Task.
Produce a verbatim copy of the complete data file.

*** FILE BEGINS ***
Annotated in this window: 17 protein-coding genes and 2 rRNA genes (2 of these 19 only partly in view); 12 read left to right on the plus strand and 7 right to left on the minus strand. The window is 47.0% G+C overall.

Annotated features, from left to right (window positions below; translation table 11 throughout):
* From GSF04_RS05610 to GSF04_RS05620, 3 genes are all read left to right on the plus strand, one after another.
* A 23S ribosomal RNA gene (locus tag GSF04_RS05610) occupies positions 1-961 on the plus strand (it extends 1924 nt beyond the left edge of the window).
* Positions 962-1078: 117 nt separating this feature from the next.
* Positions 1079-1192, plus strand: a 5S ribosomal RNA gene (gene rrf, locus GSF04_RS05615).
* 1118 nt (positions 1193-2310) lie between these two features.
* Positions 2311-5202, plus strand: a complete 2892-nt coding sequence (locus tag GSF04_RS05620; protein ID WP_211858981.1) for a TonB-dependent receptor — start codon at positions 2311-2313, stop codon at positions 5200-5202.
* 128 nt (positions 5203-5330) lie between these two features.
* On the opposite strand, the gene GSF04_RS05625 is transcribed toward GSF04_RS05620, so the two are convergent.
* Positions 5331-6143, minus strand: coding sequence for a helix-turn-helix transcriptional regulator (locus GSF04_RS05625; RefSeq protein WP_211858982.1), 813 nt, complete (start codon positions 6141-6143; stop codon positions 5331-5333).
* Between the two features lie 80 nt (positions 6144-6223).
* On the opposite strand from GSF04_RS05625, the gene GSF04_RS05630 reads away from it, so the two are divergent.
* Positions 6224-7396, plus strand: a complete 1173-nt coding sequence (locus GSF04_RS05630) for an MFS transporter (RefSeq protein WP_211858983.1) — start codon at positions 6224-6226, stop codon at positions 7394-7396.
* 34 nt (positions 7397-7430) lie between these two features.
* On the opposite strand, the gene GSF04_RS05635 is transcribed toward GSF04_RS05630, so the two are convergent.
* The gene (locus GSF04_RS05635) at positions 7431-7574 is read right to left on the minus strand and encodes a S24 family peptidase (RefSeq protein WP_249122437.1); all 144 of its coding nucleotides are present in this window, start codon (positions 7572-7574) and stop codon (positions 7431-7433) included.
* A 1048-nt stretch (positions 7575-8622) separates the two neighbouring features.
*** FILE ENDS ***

Annotated in this window: 17 protein-coding genes and 2 rRNA genes (2 of these 19 only partly in view); 12 read left to right on the plus strand and 7 right to left on the minus strand. The window is 47.0% G+C overall.

Annotated features, from left to right (window positions below; translation table 11 throughout):
* From GSF04_RS05610 to GSF04_RS05620, 3 genes are all read left to right on the plus strand, one after another.
* A 23S ribosomal RNA gene (locus tag GSF04_RS05610) occupies positions 1-961 on the plus strand (it extends 1924 nt beyond the left edge of the window).
* Positions 962-1078: 117 nt separating this feature from the next.
* Positions 1079-1192, plus strand: a 5S ribosomal RNA gene (gene rrf, locus GSF04_RS05615).
* 1118 nt (positions 1193-2310) lie between these two features.
* Positions 2311-5202, plus strand: a complete 2892-nt coding sequence (locus tag GSF04_RS05620; protein ID WP_211858981.1) for a TonB-dependent receptor — start codon at positions 2311-2313, stop codon at positions 5200-5202.
* 128 nt (positions 5203-5330) lie between these two features.
* On the opposite strand, the gene GSF04_RS05625 is transcribed toward GSF04_RS05620, so the two are convergent.
* Positions 5331-6143, minus strand: coding sequence for a helix-turn-helix transcriptional regulator (locus GSF04_RS05625; RefSeq protein WP_211858982.1), 813 nt, complete (start codon positions 6141-6143; stop codon positions 5331-5333).
* Between the two features lie 80 nt (positions 6144-6223).
* On the opposite strand from GSF04_RS05625, the gene GSF04_RS05630 reads away from it, so the two are divergent.
* Positions 6224-7396, plus strand: a complete 1173-nt coding sequence (locus GSF04_RS05630) for an MFS transporter (RefSeq protein WP_211858983.1) — start codon at positions 6224-6226, stop codon at positions 7394-7396.
* 34 nt (positions 7397-7430) lie between these two features.
* On the opposite strand, the gene GSF04_RS05635 is transcribed toward GSF04_RS05630, so the two are convergent.
* The gene (locus GSF04_RS05635) at positions 7431-7574 is read right to left on the minus strand and encodes a S24 family peptidase (RefSeq protein WP_249122437.1); all 144 of its coding nucleotides are present in this window, start codon (positions 7572-7574) and stop codon (positions 7431-7433) included.
* A 1048-nt stretch (positions 7575-8622) separates the two neighbouring features.